POLITICO Josh Gernstein.
A Manhattan prosecutor’s investigation into President Donald Trump’s finances goes beyond ‘hush money’ payments during the 2016 campaign and includes allegations of bank and insurance fraud, according to a court filing Monday.
Manhattan District Attorney Cyrus Vance Jr. emphasized the broad scope of the grand jury investigation as he battles to get access to eight years of financial records related to Trump and his business empire.
A grand jury subpoenaed that information last fall, but Trump filed a federal lawsuit to block the subpoena and unsuccessfully pressed the challenge all the way to the U.S. Supreme Court.
Last month, the justices unanimously rejected Trump’s bold claim that — for as long as he serves as president — records about him are absolutely immune from demands by state or local prosecutors.
However, the Supreme Court said Trump can challenge the subpoena on other grounds. His attorneys did so last week, arguing that the subpoena to Trump’s accounting firm Mazars sweeps too broadly.
In Vance’s filing Monday with U.S. District Court Judge Victor Marrero, the prosecutor rebutted that argument by noting that his office submitted a largely secret declaration to the judge last year indicating that the New York probe is examining a wide array of matters related to the Trump organization and not solely the admission by former Trump personal attorney Michael Cohen that he orchestrated ‘hush money’ payments during the 2016 campaign to women claiming they had sexual encounters with Trump.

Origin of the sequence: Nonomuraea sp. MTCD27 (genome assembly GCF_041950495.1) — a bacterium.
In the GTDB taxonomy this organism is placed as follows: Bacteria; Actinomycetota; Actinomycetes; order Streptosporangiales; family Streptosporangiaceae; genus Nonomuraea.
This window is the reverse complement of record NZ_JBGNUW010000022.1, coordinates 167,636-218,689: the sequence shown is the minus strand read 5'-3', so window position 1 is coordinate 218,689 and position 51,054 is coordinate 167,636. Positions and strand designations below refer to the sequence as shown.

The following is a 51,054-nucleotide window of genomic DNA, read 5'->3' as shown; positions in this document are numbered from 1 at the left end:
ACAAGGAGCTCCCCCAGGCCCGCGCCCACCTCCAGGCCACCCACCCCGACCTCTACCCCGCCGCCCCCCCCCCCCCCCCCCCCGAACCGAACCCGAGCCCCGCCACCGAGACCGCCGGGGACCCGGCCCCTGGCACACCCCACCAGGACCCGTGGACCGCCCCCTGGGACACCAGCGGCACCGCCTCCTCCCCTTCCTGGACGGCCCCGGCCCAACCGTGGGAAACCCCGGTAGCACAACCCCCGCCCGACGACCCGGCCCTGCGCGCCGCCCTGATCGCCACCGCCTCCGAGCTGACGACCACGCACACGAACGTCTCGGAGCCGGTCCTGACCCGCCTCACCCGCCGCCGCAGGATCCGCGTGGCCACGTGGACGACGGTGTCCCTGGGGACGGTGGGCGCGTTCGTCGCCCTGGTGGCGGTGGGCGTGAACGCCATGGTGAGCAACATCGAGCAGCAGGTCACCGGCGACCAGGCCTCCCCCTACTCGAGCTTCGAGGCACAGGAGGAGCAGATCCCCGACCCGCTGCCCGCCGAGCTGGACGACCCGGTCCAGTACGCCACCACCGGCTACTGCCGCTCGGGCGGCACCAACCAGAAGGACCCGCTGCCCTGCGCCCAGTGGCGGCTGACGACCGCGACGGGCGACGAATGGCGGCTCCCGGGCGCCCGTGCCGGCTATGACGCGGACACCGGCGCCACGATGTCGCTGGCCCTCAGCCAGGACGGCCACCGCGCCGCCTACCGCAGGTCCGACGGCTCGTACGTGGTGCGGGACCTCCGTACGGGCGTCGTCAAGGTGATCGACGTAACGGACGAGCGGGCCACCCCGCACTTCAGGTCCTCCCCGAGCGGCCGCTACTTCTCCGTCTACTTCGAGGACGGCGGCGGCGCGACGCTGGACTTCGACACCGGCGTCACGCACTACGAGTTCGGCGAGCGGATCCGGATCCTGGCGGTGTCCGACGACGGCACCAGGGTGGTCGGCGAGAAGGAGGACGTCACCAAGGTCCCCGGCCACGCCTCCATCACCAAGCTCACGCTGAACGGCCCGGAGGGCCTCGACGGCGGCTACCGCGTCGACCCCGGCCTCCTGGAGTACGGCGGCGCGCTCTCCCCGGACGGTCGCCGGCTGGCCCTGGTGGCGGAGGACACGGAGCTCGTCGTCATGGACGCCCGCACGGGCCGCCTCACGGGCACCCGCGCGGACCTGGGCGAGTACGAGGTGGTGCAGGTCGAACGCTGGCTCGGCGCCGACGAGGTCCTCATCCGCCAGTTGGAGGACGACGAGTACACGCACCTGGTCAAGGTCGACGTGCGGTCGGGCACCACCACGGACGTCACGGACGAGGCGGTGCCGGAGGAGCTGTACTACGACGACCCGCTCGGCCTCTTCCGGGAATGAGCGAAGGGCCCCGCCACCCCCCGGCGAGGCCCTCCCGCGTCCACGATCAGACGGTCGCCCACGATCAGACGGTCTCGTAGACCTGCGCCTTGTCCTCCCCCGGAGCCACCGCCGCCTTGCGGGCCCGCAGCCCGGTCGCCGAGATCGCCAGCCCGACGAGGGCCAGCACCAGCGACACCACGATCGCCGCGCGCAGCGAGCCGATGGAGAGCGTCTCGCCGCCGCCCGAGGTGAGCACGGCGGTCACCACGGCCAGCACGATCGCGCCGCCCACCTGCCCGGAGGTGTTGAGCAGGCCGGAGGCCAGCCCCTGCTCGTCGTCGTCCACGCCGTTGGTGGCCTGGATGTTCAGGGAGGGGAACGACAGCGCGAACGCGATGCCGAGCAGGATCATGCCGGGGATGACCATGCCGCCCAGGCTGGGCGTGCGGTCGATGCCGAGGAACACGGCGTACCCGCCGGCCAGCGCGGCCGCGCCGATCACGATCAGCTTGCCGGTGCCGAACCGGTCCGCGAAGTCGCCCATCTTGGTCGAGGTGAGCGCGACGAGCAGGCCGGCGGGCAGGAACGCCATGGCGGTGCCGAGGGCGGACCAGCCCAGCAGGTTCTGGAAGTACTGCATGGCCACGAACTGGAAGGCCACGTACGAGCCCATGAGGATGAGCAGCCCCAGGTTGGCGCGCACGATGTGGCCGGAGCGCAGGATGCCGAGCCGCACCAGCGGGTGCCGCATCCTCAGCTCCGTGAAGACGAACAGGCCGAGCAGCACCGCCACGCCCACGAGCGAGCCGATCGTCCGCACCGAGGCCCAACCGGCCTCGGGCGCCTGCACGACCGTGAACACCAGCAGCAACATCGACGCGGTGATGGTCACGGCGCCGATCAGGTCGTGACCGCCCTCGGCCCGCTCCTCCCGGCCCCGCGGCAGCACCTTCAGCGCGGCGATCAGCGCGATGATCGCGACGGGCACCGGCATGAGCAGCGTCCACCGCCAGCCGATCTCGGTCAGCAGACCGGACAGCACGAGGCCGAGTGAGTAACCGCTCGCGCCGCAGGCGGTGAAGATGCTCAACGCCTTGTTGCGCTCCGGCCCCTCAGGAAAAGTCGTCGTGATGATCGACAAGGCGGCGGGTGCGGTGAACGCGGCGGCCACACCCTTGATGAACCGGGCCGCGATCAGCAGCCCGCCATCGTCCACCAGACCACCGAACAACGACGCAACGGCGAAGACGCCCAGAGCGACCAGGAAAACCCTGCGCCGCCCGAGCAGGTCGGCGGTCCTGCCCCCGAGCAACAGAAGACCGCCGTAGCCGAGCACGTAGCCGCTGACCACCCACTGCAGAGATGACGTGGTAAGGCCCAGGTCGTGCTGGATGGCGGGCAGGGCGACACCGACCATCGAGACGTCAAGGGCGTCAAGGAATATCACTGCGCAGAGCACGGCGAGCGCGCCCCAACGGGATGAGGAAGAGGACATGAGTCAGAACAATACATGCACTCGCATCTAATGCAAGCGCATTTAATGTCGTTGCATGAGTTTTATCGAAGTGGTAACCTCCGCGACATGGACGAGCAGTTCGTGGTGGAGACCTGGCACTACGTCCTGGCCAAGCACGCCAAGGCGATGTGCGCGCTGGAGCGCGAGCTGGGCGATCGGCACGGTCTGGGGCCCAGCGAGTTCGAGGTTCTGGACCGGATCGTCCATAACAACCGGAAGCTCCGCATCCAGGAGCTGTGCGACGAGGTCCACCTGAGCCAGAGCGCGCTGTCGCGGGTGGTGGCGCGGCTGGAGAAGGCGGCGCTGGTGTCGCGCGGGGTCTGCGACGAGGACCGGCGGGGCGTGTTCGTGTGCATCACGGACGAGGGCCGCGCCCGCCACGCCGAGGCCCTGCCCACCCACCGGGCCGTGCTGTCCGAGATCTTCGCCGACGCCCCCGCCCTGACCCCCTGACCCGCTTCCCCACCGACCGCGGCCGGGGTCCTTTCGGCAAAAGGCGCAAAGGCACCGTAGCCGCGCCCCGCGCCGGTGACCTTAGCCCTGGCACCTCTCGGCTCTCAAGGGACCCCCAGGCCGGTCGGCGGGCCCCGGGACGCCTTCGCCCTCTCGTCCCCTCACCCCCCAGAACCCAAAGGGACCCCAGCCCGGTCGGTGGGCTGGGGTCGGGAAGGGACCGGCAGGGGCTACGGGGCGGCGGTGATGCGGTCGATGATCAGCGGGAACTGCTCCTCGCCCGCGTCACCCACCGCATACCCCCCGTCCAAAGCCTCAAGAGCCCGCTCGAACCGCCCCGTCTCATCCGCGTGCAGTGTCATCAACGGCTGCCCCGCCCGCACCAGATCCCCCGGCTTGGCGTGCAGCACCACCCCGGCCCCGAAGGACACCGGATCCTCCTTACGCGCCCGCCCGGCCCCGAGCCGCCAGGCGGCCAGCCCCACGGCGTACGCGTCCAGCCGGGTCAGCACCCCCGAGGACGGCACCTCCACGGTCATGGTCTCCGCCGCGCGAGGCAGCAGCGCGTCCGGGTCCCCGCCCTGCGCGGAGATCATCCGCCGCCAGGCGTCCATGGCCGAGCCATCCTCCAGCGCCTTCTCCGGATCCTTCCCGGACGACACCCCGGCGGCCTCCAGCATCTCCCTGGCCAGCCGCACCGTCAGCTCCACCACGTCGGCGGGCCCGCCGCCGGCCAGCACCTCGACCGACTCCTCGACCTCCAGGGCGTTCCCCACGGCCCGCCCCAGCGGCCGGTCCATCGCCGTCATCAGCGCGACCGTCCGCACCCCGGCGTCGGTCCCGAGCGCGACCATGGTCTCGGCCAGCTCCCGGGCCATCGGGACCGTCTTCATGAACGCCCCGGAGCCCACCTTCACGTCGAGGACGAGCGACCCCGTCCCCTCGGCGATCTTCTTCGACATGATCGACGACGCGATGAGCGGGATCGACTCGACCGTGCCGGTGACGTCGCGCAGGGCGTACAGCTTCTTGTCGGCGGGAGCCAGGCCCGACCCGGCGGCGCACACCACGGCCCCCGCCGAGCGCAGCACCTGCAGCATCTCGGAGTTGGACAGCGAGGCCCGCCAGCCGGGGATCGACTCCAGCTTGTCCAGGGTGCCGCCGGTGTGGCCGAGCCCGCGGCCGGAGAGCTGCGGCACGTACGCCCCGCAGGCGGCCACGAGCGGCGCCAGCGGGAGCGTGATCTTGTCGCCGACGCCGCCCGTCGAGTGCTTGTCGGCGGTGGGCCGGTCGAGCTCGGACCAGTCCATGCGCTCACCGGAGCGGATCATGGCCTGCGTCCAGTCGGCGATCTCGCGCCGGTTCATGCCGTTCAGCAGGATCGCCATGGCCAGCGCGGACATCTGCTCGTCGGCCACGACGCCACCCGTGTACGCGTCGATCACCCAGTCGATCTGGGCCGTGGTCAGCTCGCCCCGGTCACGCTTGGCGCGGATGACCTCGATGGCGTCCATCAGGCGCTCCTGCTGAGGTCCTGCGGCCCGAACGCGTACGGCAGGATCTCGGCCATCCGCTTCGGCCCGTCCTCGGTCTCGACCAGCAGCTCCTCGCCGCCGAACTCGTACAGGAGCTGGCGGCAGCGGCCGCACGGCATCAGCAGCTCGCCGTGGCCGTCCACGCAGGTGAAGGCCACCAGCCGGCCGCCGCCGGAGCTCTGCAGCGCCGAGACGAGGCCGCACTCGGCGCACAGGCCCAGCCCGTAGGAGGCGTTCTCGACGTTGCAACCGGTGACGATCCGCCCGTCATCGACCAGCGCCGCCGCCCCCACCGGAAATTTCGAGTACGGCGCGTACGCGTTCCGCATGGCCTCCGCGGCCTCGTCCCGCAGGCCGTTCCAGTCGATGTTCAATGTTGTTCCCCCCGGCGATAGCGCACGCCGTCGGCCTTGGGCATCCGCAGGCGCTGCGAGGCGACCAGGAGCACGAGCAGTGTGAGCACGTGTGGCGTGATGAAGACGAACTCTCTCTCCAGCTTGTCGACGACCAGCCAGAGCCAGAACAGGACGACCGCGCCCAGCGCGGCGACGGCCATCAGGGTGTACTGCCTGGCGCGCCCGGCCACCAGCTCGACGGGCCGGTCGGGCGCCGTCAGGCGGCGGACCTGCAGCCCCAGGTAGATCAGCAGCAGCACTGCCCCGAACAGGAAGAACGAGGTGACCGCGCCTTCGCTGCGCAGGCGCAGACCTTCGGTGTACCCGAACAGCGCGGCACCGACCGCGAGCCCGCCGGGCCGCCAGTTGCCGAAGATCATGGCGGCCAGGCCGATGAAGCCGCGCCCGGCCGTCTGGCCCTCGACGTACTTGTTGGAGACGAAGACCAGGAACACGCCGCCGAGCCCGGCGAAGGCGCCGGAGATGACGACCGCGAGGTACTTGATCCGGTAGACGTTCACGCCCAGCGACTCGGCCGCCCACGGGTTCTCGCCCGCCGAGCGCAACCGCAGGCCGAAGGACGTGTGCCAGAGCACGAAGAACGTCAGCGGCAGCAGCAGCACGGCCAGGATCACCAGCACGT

“Plaintiff’s argument that the Mazars Subpoena is overbroad fails for the additional reason that it rests on the false premise that the grand jury’s investigation is limited to so-called ‘hush-money’ payments made by Michael Cohen on behalf of Plaintiff in 2016,” Vance wrote. “This Court is already aware that this assertion is fatally undermined by undisputed information in the public record.”
Vance’s filing goes on to note that in a court opinion last October, Marrero noted that the subpoenaed information could be of use in examining claims of “alleged insurance and bank fraud by the Trump Organization and its officers.” The district attorney’s submission also cites news articles alleging that Trump routinely used various schemes to inflate the value of his assets when obtaining loans and diminish those values when paying taxes.
The litigation before Marrero now seems to have evolved into an intense race against the election clock, although Vance’s office is careful not to discuss it in those terms and simply to refer to the urgency of the investigation. If the prosecutor can obtain the tax and other financial records weeks or longer before Election Day, he could obtain indictments that might be politically damaging, regardless of whether the president himself is named as a defendant.
But if the litigation drags on, Vance may not be able to make any dramatic steps before early November.
At a telephone hearing last month, Marrero said he was inclined to move the court fight along even faster than the two sides had agreed to. However, he eventually agreed to that schedule, which contemplates another submission from Trump’s attorneys on Aug. 14. The judge could rule soon after that time based on the parties’ written arguments, or he could call a hearing to discuss the issues further.